A new study finds that low-fat diets slightly reduce levels of serum testosterone in men. At this stage, it is unclear whether the differences are clinically meaningful.
estosterone deficiency occurs when a male’s body does not produce enough serum testosterone. Though exercise and weight loss can combat this deficiency, a study published in The Journal of Urology suggests that the type of diet matters.
The new study finds that men following a low-fat diet may have lower serum testosterone levels than those with different diets.
“We found that men who adhered to a fat-restrictive diet had lower serum testosterone than men on a nonrestrictive diet,” says lead author Dr. Jake Fantus, of the University of Chicago Medical Center, in Illinois.
The mean serum testosterone level for the entire cohort was roughly 435.5 nanograms per deciliter (ng/dl). Men on a low-fat diet had an average serum testosterone level of 411 ng/dl, and those on a Mediterranean diet had an average of 413 ng/dl.
After adjusting for factors that can influence testosterone, such as age, physical activity, and body mass index, the researchers determined that the Mediterranean diet did not cause a significant reduction in testosterone, whereas the reduction associated with a low-fat diet was small but significant.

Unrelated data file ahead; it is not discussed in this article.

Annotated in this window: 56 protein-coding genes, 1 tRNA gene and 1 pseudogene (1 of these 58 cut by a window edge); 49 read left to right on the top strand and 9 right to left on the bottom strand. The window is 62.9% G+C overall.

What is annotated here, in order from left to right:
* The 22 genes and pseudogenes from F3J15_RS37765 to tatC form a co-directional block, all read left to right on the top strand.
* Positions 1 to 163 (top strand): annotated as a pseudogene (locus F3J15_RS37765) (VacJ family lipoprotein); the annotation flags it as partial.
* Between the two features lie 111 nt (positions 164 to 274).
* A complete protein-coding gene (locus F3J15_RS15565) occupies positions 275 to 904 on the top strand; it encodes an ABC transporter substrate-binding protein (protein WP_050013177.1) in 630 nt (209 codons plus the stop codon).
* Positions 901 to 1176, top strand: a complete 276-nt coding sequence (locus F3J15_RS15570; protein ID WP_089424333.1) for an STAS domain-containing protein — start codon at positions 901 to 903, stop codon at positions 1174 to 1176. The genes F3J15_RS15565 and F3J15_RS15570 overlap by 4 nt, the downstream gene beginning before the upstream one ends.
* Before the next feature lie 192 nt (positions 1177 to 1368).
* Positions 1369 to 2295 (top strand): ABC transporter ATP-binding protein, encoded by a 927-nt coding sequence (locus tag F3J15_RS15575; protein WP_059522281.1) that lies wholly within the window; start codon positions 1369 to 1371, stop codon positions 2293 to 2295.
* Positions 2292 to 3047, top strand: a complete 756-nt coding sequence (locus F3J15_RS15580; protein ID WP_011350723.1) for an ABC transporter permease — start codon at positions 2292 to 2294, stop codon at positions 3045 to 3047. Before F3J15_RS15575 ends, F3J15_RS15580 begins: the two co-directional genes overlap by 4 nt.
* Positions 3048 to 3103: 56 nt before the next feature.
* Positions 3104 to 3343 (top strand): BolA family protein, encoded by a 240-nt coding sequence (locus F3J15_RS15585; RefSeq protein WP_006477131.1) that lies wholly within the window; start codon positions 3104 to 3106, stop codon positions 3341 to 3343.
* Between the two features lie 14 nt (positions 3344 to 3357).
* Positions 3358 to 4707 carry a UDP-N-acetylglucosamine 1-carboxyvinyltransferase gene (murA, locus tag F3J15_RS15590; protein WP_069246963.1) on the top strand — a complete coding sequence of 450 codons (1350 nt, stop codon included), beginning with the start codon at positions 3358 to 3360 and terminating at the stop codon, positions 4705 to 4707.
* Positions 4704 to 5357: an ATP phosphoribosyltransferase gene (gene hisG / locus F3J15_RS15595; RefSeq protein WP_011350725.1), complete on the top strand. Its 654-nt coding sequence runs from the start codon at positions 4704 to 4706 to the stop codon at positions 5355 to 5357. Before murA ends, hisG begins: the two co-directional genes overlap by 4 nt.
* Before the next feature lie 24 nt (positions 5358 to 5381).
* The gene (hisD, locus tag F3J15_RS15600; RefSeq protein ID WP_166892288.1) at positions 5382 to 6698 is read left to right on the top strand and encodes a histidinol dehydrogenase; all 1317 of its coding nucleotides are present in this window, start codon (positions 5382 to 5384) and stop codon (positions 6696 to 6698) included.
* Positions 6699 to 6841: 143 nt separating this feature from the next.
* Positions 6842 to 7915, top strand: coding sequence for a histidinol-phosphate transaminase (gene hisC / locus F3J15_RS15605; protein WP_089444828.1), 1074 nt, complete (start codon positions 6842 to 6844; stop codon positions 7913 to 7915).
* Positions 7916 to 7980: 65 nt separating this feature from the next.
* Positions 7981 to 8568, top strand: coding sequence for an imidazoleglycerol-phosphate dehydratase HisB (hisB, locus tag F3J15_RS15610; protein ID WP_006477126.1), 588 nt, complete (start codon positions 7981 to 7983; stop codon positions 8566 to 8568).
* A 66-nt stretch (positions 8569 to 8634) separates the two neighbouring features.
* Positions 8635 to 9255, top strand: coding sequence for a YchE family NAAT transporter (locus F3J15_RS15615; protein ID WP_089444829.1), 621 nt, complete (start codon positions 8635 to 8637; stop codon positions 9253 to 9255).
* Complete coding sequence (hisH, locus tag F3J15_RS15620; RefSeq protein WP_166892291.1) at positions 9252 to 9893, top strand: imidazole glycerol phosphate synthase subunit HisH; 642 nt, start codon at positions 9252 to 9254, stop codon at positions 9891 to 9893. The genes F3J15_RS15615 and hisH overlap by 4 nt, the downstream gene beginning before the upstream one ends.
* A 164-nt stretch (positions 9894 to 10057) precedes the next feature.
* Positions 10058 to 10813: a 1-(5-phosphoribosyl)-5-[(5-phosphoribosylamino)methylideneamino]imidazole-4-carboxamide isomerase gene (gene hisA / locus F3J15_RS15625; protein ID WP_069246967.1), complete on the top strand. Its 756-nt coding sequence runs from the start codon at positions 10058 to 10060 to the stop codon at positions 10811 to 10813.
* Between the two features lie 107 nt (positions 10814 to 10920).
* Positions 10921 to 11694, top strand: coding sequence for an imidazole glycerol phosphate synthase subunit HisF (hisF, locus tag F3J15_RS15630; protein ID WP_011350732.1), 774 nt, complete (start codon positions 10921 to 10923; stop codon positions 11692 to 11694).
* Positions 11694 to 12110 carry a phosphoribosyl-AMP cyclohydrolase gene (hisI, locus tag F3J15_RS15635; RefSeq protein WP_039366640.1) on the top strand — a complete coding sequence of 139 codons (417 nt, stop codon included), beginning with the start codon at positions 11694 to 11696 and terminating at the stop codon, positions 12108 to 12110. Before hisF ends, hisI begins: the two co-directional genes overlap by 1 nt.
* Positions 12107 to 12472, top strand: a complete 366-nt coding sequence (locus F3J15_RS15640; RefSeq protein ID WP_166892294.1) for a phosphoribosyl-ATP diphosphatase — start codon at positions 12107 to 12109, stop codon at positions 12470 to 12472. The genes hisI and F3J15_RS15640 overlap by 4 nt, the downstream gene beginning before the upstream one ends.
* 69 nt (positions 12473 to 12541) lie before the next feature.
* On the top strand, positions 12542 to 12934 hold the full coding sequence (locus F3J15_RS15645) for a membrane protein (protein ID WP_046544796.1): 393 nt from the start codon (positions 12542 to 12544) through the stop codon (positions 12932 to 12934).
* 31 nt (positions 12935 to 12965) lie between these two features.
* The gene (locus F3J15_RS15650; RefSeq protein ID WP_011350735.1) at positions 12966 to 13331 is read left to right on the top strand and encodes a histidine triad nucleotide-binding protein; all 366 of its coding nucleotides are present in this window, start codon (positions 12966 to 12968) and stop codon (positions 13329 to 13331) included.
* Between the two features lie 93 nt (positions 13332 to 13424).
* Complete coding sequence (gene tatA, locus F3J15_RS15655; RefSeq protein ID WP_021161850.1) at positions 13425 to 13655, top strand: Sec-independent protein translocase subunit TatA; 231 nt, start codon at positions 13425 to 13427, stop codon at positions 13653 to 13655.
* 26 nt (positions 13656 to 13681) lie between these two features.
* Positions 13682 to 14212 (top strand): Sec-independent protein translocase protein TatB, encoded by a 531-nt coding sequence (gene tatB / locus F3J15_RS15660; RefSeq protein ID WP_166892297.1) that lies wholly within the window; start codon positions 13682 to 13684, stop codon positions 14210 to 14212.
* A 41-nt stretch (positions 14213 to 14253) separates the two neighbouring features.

The study admits that “The clinical significance of small differences in serum [testosterone] across diets is unclear,” and acknowledges that “Future prospective research is required to corroborate these findings and elucidate the mechanisms by which restrictive dieting may affect serum [testosterone].”
Meanwhile, the implications of the study’s findings may vary depending on other health indicators.
The authors conclude that men with obesity may view a potential slight reduction in serum testosterone to be a relatively minor consideration in comparison with the potential benefits of a low-fat diet.
Men with a testosterone deficiency who are maintaining a healthy weight, however, may wish to consider an alternate diet, if the findings of the current study are supported by more research.